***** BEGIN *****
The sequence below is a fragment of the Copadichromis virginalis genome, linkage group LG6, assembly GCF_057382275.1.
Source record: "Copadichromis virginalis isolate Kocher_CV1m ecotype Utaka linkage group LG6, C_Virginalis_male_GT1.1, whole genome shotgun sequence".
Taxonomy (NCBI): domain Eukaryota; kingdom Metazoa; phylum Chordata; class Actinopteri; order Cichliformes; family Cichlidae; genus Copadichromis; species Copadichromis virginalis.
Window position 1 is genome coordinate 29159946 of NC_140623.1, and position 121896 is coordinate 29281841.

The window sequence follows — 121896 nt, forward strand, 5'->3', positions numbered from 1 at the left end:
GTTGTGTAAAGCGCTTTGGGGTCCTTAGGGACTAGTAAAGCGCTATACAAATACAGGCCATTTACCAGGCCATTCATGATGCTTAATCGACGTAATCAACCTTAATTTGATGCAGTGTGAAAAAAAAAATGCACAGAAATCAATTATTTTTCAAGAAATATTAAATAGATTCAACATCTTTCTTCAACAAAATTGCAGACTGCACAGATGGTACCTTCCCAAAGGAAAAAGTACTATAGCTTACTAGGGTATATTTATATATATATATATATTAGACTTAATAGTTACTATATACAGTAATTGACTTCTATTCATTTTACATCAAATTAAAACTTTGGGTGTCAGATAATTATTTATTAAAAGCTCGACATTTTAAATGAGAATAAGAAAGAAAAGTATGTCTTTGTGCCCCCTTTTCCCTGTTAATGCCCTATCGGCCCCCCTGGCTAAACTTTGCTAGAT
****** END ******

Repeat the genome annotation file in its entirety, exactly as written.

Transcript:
The sequence below is a fragment of the Copadichromis virginalis genome, linkage group LG6, assembly GCF_057382275.1.
Source record: "Copadichromis virginalis isolate Kocher_CV1m ecotype Utaka linkage group LG6, C_Virginalis_male_GT1.1, whole genome shotgun sequence".
Taxonomy (NCBI): domain Eukaryota; kingdom Metazoa; phylum Chordata; class Actinopteri; order Cichliformes; family Cichlidae; genus Copadichromis; species Copadichromis virginalis.
Window position 1 is genome coordinate 29159946 of NC_140623.1, and position 121896 is coordinate 29281841.

The window sequence follows — 121896 nt, forward strand, 5'->3', positions numbered from 1 at the left end:
GTTGTGTAAAGCGCTTTGGGGTCCTTAGGGACTAGTAAAGCGCTATACAAATACAGGCCATTTACCAGGCCATTCATGATGCTTAATCGACGTAATCAACCTTAATTTGATGCAGTGTGAAAAAAAAAATGCACAGAAATCAATTATTTTTCAAGAAATATTAAATAGATTCAACATCTTTCTTCAACAAAATTGCAGACTGCACAGATGGTACCTTCCCAAAGGAAAAAGTACTATAGCTTACTAGGGTATATTTATATATATATATATATTAGACTTAATAGTTACTATATACAGTAATTGACTTCTATTCATTTTACATCAAATTAAAACTTTGGGTGTCAGATAATTATTTATTAAAAGCTCGACATTTTAAATGAGAATAAGAAAGAAAAGTATGTCTTTGTGCCCCCTTTTCCCTGTTAATGCCCTATCGGCCCCCCTGGCTAAACTTTGCTAGAT